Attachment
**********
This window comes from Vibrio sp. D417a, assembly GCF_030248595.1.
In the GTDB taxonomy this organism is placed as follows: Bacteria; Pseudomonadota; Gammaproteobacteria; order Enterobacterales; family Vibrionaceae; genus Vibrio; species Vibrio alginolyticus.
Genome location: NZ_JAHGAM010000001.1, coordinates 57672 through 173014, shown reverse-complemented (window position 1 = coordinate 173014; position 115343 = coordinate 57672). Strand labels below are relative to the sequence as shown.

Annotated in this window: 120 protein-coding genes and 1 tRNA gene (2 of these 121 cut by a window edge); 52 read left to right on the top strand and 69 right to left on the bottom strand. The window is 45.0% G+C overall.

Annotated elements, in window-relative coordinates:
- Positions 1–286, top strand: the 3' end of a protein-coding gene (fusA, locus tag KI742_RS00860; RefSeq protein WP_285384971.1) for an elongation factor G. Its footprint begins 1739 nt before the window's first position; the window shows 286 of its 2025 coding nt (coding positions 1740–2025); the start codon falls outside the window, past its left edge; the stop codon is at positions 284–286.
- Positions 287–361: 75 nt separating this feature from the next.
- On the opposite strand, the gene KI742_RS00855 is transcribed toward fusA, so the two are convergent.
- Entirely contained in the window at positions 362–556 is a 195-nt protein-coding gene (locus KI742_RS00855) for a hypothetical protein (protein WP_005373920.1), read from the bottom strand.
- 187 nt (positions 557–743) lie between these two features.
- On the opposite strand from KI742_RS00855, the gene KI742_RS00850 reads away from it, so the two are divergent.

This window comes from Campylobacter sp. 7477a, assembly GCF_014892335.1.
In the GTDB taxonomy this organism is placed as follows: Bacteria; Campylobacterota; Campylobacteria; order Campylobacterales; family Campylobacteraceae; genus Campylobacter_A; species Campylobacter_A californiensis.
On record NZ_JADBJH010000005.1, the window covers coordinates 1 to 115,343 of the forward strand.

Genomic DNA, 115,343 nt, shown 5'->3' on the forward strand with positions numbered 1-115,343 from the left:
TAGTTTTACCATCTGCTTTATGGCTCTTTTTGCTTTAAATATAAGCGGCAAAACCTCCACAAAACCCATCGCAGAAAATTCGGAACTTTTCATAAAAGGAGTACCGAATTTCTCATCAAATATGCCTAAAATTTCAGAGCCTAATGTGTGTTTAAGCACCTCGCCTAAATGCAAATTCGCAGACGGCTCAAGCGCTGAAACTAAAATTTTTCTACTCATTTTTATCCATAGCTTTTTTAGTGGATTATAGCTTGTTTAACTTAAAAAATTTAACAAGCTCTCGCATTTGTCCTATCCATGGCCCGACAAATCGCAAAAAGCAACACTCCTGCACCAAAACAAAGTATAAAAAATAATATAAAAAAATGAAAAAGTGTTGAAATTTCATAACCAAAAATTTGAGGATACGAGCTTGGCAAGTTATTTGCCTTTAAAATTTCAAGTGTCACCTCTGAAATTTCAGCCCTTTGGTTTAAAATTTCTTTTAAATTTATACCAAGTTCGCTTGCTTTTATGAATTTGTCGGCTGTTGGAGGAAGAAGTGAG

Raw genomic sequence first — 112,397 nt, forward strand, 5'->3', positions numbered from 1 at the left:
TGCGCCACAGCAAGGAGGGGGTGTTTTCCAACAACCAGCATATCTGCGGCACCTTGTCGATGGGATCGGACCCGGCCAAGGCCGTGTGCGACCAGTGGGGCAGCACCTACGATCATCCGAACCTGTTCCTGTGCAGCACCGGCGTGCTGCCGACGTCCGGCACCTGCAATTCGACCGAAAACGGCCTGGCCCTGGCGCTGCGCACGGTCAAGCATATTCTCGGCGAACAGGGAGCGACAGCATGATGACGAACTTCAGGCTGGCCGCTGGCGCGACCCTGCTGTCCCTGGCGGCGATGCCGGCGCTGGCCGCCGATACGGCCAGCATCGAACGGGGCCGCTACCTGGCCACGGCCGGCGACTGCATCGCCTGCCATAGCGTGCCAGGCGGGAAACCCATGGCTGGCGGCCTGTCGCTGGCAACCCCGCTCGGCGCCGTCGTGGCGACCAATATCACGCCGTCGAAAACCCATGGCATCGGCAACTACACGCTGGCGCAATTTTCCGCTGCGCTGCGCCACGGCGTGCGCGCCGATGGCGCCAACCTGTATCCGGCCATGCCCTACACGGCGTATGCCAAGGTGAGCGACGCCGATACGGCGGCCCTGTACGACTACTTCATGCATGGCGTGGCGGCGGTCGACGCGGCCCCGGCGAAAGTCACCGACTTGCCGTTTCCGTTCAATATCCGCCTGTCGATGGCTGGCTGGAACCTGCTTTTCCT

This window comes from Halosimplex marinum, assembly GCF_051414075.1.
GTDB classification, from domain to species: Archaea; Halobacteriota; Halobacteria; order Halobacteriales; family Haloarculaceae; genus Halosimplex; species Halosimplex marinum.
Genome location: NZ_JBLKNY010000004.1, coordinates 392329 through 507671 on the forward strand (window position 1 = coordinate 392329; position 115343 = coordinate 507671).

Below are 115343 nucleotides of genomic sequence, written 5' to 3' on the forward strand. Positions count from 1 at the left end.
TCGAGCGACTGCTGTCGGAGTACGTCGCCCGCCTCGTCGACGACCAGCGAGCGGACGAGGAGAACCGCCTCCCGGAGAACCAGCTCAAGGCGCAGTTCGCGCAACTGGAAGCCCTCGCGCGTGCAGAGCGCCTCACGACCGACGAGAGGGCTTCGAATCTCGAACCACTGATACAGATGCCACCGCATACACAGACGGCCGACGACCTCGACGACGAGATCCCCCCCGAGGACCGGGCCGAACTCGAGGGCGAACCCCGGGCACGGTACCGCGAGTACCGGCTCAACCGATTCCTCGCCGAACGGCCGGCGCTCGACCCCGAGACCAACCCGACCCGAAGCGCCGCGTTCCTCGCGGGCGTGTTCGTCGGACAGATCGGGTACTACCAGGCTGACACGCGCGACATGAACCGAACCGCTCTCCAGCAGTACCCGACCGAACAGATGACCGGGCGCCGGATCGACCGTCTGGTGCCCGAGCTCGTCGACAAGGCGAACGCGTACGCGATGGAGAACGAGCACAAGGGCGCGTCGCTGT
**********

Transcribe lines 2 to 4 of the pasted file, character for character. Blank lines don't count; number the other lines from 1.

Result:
In the GTDB taxonomy this organism is placed as follows: Bacteria; Pseudomonadota; Gammaproteobacteria; order Enterobacterales; family Vibrionaceae; genus Vibrio; species Vibrio alginolyticus.
Genome location: NZ_JAHGAM010000001.1, coordinates 57672 through 173014, shown reverse-complemented (window position 1 = coordinate 173014; position 115343 = coordinate 57672). Strand labels below are relative to the sequence as shown.

Annotated in this window: 120 protein-coding genes and 1 tRNA gene (2 of these 121 cut by a window edge); 52 read left to right on the top strand and 69 right to left on the bottom strand. The window is 45.0% G+C overall.